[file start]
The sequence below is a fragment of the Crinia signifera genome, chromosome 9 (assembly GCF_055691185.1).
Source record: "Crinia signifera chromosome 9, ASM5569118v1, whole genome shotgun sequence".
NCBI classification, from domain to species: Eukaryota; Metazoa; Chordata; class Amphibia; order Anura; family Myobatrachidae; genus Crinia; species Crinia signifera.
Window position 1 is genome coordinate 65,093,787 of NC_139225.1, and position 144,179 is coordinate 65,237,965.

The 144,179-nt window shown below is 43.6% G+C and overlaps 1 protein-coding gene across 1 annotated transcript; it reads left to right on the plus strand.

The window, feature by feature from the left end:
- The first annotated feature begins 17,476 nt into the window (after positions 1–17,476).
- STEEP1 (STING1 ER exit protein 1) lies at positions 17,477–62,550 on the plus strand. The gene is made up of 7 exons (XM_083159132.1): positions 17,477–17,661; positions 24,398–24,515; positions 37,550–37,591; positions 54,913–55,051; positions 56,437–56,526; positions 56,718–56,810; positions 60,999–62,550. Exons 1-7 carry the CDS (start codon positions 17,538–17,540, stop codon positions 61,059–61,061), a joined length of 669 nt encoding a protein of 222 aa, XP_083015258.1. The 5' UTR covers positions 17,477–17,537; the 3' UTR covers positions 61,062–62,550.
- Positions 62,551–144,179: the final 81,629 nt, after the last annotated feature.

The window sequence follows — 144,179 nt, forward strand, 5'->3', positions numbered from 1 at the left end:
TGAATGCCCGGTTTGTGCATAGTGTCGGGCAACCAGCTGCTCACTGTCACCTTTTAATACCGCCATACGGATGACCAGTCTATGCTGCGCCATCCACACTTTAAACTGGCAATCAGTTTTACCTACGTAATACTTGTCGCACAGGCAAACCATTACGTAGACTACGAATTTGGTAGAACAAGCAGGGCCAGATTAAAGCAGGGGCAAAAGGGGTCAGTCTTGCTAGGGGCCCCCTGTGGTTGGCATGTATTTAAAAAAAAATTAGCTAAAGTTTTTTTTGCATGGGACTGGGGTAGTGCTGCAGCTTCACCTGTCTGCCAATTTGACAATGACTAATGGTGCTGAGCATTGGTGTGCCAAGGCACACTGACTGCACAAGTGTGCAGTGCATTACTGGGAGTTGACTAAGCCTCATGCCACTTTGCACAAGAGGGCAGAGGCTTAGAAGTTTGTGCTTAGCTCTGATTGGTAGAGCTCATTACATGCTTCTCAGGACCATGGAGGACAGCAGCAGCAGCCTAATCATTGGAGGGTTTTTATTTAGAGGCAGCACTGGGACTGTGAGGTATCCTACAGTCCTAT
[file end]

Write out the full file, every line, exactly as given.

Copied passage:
The sequence below is a fragment of the Crinia signifera genome, chromosome 9 (assembly GCF_055691185.1).
Source record: "Crinia signifera chromosome 9, ASM5569118v1, whole genome shotgun sequence".
NCBI classification, from domain to species: Eukaryota; Metazoa; Chordata; class Amphibia; order Anura; family Myobatrachidae; genus Crinia; species Crinia signifera.
Window position 1 is genome coordinate 65,093,787 of NC_139225.1, and position 144,179 is coordinate 65,237,965.

The 144,179-nt window shown below is 43.6% G+C and overlaps 1 protein-coding gene across 1 annotated transcript; it reads left to right on the plus strand.

The window, feature by feature from the left end:
- The first annotated feature begins 17,476 nt into the window (after positions 1–17,476).
- STEEP1 (STING1 ER exit protein 1) lies at positions 17,477–62,550 on the plus strand. The gene is made up of 7 exons (XM_083159132.1): positions 17,477–17,661; positions 24,398–24,515; positions 37,550–37,591; positions 54,913–55,051; positions 56,437–56,526; positions 56,718–56,810; positions 60,999–62,550. Exons 1-7 carry the CDS (start codon positions 17,538–17,540, stop codon positions 61,059–61,061), a joined length of 669 nt encoding a protein of 222 aa, XP_083015258.1. The 5' UTR covers positions 17,477–17,537; the 3' UTR covers positions 61,062–62,550.
- Positions 62,551–144,179: the final 81,629 nt, after the last annotated feature.

The window sequence follows — 144,179 nt, forward strand, 5'->3', positions numbered from 1 at the left end:
TGAATGCCCGGTTTGTGCATAGTGTCGGGCAACCAGCTGCTCACTGTCACCTTTTAATACCGCCATACGGATGACCAGTCTATGCTGCGCCATCCACACTTTAAACTGGCAATCAGTTTTACCTACGTAATACTTGTCGCACAGGCAAACCATTACGTAGACTACGAATTTGGTAGAACAAGCAGGGCCAGATTAAAGCAGGGGCAAAAGGGGTCAGTCTTGCTAGGGGCCCCCTGTGGTTGGCATGTATTTAAAAAAAAATTAGCTAAAGTTTTTTTTGCATGGGACTGGGGTAGTGCTGCAGCTTCACCTGTCTGCCAATTTGACAATGACTAATGGTGCTGAGCATTGGTGTGCCAAGGCACACTGACTGCACAAGTGTGCAGTGCATTACTGGGAGTTGACTAAGCCTCATGCCACTTTGCACAAGAGGGCAGAGGCTTAGAAGTTTGTGCTTAGCTCTGATTGGTAGAGCTCATTACATGCTTCTCAGGACCATGGAGGACAGCAGCAGCAGCCTAATCATTGGAGGGTTTTTATTTAGAGGCAGCACTGGGACTGTGAGGTATCCTACAGTCCTAT